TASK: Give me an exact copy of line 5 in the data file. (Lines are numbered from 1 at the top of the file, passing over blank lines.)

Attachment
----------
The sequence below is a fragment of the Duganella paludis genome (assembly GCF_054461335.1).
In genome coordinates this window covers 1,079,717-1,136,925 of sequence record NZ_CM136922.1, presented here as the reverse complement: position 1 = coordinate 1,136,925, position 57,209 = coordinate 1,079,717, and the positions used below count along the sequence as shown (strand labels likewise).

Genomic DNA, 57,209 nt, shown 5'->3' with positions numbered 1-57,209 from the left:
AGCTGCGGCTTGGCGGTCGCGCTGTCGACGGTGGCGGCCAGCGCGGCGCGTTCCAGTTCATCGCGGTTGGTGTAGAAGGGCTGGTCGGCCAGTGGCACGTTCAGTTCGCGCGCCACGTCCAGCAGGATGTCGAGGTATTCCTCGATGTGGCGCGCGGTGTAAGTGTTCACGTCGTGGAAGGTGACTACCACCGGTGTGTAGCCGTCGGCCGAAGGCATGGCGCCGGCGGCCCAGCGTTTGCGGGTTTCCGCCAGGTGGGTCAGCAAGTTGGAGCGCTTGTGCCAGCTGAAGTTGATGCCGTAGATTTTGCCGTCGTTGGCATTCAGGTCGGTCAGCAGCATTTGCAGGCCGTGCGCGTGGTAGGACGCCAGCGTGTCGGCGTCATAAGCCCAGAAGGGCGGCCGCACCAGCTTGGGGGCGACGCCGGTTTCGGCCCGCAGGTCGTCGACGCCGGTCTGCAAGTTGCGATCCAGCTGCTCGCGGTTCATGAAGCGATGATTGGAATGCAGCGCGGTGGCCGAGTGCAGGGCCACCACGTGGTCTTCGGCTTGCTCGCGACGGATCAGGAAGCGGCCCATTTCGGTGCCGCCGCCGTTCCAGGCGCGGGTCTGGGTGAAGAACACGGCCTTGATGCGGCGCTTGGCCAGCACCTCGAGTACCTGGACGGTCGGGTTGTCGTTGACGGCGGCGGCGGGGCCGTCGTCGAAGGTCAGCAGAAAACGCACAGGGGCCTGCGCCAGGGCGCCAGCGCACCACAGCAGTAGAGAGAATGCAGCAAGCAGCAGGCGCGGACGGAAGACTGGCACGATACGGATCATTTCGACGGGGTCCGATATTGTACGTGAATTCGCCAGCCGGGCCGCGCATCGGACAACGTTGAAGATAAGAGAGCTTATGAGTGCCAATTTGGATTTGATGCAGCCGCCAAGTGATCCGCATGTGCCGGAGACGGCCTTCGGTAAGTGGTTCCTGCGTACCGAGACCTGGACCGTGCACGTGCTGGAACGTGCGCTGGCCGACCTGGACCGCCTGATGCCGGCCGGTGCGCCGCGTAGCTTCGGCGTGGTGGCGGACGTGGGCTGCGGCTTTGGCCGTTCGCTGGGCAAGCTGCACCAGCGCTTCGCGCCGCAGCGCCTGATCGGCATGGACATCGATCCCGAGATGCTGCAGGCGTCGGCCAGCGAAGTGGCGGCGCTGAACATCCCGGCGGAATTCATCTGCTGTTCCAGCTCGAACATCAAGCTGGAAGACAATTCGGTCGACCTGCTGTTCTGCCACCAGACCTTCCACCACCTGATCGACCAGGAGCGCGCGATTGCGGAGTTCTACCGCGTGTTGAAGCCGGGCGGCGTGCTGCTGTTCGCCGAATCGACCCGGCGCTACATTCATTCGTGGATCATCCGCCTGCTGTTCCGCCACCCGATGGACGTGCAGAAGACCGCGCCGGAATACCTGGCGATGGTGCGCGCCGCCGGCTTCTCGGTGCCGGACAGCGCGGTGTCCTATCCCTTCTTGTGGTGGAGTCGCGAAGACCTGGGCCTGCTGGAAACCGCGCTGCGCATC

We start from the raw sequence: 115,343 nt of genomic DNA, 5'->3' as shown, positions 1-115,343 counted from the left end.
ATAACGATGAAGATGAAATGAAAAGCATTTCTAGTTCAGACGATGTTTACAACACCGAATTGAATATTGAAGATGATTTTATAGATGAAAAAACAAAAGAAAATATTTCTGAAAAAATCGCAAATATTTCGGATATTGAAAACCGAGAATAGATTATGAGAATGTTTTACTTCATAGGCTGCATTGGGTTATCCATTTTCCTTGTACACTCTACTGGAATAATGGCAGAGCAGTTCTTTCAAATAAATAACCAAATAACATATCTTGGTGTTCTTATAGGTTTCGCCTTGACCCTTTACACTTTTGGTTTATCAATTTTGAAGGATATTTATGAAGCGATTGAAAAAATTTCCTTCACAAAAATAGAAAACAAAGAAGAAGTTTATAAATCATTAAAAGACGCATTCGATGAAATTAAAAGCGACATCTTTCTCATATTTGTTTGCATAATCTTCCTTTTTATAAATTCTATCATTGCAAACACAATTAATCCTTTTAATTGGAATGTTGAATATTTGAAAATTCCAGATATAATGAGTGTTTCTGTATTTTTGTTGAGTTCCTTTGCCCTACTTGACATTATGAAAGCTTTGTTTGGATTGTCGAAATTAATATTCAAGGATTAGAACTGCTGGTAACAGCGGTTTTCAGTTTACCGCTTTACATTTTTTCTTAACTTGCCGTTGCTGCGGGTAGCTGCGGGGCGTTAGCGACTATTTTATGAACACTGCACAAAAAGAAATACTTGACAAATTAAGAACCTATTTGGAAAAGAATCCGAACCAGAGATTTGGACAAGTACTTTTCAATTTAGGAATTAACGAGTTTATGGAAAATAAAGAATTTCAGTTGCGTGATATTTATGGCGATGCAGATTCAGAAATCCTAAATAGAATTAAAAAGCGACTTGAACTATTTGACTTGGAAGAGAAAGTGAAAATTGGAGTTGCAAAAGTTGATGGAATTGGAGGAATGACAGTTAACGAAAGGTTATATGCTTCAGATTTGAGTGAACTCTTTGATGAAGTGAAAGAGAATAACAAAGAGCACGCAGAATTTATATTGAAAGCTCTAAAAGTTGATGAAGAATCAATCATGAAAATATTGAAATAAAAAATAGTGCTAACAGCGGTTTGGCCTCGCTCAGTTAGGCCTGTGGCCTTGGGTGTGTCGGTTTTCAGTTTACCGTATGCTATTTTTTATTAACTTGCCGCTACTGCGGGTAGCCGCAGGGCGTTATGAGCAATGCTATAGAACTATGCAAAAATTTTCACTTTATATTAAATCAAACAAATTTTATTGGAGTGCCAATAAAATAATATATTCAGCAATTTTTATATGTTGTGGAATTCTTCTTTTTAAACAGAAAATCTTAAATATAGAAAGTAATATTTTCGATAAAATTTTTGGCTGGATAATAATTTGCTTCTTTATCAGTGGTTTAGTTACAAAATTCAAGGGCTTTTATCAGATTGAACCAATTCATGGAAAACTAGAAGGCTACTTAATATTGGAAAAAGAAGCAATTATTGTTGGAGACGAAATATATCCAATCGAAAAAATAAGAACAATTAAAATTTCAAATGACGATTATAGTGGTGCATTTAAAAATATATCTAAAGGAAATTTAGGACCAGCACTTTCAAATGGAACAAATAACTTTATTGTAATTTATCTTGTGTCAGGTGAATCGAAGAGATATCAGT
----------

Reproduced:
We start from the raw sequence: 115,343 nt of genomic DNA, 5'->3' as shown, positions 1-115,343 counted from the left end.